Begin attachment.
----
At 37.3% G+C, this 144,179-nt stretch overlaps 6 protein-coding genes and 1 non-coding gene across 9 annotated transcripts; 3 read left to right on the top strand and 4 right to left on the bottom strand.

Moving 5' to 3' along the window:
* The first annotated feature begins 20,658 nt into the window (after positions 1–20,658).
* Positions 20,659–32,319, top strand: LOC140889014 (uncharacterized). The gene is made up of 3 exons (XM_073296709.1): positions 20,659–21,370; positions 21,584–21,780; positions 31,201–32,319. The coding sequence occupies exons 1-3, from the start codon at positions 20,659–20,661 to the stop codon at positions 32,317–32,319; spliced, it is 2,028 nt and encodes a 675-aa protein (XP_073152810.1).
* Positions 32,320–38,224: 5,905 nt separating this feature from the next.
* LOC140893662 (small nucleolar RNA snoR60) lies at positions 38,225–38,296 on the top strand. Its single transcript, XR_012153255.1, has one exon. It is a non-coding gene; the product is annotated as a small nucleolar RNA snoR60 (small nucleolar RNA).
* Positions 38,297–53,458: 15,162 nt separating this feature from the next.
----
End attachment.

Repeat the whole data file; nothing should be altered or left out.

At 37.3% G+C, this 144,179-nt stretch overlaps 6 protein-coding genes and 1 non-coding gene across 9 annotated transcripts; 3 read left to right on the top strand and 4 right to left on the bottom strand.

Moving 5' to 3' along the window:
* The first annotated feature begins 20,658 nt into the window (after positions 1–20,658).
* Positions 20,659–32,319, top strand: LOC140889014 (uncharacterized). The gene is made up of 3 exons (XM_073296709.1): positions 20,659–21,370; positions 21,584–21,780; positions 31,201–32,319. The coding sequence occupies exons 1-3, from the start codon at positions 20,659–20,661 to the stop codon at positions 32,317–32,319; spliced, it is 2,028 nt and encodes a 675-aa protein (XP_073152810.1).
* Positions 32,320–38,224: 5,905 nt separating this feature from the next.
* LOC140893662 (small nucleolar RNA snoR60) lies at positions 38,225–38,296 on the top strand. Its single transcript, XR_012153255.1, has one exon. It is a non-coding gene; the product is annotated as a small nucleolar RNA snoR60 (small nucleolar RNA).
* Positions 38,297–53,458: 15,162 nt separating this feature from the next.